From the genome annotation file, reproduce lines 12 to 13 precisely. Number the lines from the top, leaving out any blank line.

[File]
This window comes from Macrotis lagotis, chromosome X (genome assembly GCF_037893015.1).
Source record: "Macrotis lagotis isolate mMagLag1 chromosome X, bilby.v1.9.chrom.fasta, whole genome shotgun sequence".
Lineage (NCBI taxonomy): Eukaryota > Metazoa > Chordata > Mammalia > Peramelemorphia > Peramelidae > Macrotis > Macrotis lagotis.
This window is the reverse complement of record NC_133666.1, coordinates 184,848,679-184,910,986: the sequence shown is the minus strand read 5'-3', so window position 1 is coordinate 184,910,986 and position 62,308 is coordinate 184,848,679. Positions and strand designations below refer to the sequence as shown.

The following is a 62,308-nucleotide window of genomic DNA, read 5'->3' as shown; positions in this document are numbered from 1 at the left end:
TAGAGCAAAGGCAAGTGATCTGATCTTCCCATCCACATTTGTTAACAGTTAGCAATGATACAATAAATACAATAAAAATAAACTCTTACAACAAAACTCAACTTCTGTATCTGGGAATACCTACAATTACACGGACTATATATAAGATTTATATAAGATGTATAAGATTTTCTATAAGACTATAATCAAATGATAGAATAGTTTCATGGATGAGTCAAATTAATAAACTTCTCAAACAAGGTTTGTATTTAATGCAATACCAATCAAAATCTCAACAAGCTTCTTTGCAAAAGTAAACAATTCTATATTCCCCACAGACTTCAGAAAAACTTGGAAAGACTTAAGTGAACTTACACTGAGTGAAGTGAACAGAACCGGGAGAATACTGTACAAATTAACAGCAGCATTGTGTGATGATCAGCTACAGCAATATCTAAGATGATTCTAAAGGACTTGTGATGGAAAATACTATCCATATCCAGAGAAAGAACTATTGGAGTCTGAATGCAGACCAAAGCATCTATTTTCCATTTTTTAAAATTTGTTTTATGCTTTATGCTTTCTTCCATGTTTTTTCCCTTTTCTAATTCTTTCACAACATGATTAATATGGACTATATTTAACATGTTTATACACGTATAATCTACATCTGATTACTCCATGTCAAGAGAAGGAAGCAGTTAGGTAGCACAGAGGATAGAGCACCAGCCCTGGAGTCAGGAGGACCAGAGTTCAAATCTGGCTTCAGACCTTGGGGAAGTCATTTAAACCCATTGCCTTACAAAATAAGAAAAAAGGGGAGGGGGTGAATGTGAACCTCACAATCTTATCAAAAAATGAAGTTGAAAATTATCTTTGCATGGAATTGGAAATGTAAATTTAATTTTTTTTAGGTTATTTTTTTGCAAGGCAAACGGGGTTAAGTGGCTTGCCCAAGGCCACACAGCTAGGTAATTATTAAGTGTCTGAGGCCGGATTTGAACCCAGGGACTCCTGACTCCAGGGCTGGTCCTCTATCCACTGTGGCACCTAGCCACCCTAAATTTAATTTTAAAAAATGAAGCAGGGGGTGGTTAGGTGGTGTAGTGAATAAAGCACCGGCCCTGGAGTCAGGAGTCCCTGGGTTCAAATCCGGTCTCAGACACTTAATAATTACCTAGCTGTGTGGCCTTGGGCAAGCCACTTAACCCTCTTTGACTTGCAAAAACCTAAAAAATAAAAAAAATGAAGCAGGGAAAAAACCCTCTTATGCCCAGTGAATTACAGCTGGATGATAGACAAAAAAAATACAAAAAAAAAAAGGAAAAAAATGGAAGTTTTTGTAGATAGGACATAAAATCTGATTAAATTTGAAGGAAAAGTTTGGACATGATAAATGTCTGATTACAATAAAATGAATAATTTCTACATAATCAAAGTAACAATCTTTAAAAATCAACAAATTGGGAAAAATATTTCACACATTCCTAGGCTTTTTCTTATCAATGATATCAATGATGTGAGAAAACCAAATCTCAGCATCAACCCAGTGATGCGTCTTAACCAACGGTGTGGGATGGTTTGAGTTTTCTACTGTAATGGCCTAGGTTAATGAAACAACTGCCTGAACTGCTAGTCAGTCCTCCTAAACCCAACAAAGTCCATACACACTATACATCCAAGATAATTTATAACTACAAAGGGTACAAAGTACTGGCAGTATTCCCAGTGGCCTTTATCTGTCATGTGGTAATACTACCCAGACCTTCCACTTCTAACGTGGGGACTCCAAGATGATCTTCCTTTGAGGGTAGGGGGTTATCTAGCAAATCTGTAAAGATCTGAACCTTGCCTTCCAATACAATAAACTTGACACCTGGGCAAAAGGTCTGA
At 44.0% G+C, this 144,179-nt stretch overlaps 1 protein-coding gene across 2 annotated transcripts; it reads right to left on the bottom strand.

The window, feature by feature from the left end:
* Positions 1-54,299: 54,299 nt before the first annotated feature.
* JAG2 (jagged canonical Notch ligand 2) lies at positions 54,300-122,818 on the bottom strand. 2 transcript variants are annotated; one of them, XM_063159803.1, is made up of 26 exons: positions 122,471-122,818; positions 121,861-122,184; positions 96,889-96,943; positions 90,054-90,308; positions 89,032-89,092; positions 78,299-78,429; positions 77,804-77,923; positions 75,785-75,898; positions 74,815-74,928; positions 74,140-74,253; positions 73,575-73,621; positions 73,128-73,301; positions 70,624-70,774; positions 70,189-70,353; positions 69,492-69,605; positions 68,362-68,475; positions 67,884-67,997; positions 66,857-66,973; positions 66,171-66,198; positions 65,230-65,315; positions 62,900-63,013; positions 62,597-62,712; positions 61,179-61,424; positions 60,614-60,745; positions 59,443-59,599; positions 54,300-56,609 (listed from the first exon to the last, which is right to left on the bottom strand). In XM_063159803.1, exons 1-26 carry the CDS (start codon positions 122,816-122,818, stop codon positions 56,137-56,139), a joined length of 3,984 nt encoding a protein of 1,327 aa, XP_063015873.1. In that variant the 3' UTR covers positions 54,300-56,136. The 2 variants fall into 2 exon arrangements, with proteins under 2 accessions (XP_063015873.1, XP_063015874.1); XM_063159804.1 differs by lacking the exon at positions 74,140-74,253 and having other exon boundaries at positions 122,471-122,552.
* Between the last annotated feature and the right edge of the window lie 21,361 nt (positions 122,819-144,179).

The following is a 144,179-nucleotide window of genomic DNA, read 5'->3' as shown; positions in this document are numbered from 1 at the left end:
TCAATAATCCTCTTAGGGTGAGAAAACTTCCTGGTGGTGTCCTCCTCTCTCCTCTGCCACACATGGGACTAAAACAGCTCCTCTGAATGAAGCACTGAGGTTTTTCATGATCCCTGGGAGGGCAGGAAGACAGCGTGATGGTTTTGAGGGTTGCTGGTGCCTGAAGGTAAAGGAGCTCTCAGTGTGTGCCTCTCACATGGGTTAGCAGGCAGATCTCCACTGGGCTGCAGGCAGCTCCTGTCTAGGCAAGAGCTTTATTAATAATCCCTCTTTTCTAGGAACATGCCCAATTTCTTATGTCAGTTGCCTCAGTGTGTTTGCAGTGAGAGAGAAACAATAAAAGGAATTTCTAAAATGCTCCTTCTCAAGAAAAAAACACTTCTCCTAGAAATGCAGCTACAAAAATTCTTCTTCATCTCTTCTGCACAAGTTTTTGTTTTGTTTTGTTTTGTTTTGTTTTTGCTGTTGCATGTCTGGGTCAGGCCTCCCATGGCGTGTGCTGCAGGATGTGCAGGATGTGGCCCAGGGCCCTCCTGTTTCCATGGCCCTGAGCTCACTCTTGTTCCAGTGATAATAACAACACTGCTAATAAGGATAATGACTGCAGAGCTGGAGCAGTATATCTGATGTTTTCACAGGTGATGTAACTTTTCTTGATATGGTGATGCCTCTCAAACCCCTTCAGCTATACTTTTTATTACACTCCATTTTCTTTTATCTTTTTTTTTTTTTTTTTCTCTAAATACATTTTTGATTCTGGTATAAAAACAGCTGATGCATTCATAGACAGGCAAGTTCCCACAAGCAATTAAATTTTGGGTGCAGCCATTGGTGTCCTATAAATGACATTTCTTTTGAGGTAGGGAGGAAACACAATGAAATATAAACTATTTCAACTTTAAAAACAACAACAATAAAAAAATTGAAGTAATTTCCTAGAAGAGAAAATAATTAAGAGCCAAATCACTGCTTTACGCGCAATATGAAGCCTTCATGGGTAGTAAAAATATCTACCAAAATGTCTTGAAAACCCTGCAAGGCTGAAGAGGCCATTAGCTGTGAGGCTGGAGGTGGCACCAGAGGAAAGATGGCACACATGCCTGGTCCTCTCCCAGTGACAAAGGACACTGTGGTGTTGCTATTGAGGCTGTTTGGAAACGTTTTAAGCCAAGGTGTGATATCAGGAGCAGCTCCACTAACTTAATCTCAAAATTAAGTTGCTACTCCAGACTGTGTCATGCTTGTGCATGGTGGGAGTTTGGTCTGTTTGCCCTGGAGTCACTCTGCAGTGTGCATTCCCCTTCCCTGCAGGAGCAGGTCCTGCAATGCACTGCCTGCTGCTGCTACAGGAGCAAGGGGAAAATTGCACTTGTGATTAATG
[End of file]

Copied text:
The following is a 144,179-nucleotide window of genomic DNA, read 5'->3' as shown; positions in this document are numbered from 1 at the left end:
TCAATAATCCTCTTAGGGTGAGAAAACTTCCTGGTGGTGTCCTCCTCTCTCCTCTGCCACACATGGGACTAAAACAGCTCCTCTGAATGAAGCACTGAGGTTTTTCATGATCCCTGGGAGGGCAGGAAGACAGCGTGATGGTTTTGAGGGTTGCTGGTGCCTGAAGGTAAAGGAGCTCTCAGTGTGTGCCTCTCACATGGGTTAGCAGGCAGATCTCCACTGGGCTGCAGGCAGCTCCTGTCTAGGCAAGAGCTTTATTAATAATCCCTCTTTTCTAGGAACATGCCCAATTTCTTATGTCAGTTGCCTCAGTGTGTTTGCAGTGAGAGAGAAACAATAAAAGGAATTTCTAAAATGCTCCTTCTCAAGAAAAAAACACTTCTCCTAGAAATGCAGCTACAAAAATTCTTCTTCATCTCTTCTGCACAAGTTTTTGTTTTGTTTTGTTTTGTTTTGTTTTTGCTGTTGCATGTCTGGGTCAGGCCTCCCATGGCGTGTGCTGCAGGATGTGCAGGATGTGGCCCAGGGCCCTCCTGTTTCCATGGCCCTGAGCTCACTCTTGTTCCAGTGATAATAACAACACTGCTAATAAGGATAATGACTGCAGAGCTGGAGCAGTATATCTGATGTTTTCACAGGTGATGTAACTTTTCTTGATATGGTGATGCCTCTCAAACCCCTTCAGCTATACTTTTTATTACACTCCATTTTCTTTTATCTTTTTTTTTTTTTTTTTCTCTAAATACATTTTTGATTCTGGTATAAAAACAGCTGATGCATTCATAGACAGGCAAGTTCCCACAAGCAATTAAATTTTGGGTGCAGCCATTGGTGTCCTATAAATGACATTTCTTTTGAGGTAGGGAGGAAACACAATGAAATATAAACTATTTCAACTTTAAAAACAACAACAATAAAAAAATTGAAGTAATTTCCTAGAAGAGAAAATAATTAAGAGCCAAATCACTGCTTTACGCGCAATATGAAGCCTTCATGGGTAGTAAAAATATCTACCAAAATGTCTTGAAAACCCTGCAAGGCTGAAGAGGCCATTAGCTGTGAGGCTGGAGGTGGCACCAGAGGAAAGATGGCACACATGCCTGGTCCTCTCCCAGTGACAAAGGACACTGTGGTGTTGCTATTGAGGCTGTTTGGAAACGTTTTAAGCCAAGGTGTGATATCAGGAGCAGCTCCACTAACTTAATCTCAAAATTAAGTTGCTACTCCAGACTGTGTCATGCTTGTGCATGGTGGGAGTTTGGTCTGTTTGCCCTGGAGTCACTCTGCAGTGTGCATTCCCCTTCCCTGCAGGAGCAGGTCCTGCAATGCACTGCCTGCTGCTGCTACAGGAGCAAGGGGAAAATTGCACTTGTGATTAATG